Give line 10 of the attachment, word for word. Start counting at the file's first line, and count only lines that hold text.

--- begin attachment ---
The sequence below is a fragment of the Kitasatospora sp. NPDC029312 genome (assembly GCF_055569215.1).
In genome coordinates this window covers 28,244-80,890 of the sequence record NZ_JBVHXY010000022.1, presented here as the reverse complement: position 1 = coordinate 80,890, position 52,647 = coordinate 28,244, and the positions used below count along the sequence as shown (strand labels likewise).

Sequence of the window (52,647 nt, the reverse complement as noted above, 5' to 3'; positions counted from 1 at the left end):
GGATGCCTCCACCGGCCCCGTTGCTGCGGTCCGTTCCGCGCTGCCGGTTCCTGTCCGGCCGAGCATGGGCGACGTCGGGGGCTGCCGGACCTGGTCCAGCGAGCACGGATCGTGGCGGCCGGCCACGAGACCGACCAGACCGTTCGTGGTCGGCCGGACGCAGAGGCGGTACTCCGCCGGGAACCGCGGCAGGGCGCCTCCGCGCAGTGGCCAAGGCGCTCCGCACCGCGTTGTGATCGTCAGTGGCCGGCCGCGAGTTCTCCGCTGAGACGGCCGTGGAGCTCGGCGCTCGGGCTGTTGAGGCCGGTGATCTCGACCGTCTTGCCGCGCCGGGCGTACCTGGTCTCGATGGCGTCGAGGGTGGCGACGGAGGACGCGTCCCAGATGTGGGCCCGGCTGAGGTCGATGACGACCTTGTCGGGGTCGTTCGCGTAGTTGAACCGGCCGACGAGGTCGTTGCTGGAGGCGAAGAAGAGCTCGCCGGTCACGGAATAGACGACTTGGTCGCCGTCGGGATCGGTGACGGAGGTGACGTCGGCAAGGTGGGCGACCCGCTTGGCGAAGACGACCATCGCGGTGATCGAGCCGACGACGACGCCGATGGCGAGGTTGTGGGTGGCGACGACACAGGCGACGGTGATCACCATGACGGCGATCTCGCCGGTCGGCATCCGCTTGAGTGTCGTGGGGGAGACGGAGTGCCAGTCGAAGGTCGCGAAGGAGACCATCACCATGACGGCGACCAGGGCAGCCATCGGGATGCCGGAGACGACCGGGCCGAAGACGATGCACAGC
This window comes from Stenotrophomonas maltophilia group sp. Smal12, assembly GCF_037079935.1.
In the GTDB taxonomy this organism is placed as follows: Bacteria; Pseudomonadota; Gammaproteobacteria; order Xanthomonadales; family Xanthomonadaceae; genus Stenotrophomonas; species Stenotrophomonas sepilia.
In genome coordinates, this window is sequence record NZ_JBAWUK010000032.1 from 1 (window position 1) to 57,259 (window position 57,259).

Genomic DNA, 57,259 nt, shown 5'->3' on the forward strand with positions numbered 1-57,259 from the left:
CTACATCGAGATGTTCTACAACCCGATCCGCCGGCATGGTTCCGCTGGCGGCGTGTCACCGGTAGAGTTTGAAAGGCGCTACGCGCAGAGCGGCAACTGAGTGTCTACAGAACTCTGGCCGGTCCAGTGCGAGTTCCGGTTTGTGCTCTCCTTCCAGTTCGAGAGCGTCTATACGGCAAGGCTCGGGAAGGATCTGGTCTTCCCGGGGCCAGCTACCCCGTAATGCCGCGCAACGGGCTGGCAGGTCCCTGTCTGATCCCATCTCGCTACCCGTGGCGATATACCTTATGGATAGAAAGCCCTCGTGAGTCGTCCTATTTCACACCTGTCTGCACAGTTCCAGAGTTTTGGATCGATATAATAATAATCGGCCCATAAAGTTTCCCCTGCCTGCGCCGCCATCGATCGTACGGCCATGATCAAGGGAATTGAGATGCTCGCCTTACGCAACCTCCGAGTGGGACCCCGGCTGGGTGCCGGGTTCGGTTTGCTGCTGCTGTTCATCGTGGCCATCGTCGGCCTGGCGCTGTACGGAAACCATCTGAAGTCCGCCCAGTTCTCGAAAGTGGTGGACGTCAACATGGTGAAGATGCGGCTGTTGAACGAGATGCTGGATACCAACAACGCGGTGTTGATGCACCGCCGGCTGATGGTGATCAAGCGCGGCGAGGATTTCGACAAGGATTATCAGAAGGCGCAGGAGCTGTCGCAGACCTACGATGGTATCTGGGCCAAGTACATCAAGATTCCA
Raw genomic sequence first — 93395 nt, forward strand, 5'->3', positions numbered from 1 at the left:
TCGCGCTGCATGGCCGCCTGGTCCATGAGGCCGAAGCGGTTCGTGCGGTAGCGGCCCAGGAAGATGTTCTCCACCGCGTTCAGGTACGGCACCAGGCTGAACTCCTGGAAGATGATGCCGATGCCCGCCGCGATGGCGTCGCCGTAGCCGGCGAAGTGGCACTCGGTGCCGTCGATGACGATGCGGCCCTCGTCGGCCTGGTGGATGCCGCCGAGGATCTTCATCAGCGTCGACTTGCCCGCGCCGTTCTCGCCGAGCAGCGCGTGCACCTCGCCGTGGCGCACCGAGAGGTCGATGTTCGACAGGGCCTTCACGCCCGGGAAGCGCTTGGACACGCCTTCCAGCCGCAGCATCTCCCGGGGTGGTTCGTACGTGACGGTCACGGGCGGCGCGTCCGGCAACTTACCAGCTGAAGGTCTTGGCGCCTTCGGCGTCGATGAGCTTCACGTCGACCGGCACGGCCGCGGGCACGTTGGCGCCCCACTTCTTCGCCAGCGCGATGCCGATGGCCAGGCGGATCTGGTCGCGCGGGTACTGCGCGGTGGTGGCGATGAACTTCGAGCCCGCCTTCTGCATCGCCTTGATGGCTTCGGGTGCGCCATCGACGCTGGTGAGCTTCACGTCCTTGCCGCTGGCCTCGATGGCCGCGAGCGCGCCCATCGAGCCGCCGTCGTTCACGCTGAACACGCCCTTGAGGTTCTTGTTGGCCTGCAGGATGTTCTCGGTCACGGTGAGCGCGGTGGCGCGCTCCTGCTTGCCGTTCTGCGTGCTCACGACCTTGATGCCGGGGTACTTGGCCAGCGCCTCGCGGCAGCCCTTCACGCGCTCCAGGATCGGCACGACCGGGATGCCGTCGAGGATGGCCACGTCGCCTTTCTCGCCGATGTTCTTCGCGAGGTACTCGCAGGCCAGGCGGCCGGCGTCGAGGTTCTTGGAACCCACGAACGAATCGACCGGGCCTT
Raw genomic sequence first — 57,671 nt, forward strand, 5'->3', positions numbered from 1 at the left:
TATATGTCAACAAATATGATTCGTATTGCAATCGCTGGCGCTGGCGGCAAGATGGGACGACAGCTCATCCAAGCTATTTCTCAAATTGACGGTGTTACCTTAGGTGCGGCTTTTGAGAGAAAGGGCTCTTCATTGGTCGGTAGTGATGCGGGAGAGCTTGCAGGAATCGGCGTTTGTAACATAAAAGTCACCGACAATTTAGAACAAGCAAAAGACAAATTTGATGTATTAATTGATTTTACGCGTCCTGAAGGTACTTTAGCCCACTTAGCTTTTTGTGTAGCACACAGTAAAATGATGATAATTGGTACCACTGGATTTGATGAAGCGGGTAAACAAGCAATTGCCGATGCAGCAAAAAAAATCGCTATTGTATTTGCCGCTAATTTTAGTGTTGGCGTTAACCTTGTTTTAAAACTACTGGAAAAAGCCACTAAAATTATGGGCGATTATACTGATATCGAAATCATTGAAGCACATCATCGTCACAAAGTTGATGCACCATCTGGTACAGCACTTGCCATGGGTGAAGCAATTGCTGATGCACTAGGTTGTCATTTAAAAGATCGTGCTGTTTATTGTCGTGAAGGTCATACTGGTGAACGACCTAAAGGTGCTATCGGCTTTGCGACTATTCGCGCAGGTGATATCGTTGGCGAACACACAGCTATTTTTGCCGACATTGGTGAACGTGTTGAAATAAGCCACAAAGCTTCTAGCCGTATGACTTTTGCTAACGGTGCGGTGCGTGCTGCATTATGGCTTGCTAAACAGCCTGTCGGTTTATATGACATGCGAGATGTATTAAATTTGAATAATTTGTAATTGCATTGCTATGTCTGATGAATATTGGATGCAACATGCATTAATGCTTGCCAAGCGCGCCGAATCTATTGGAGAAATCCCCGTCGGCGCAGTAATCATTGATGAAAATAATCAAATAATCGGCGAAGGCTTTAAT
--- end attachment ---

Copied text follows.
Raw genomic sequence first — 93395 nt, forward strand, 5'->3', positions numbered from 1 at the left: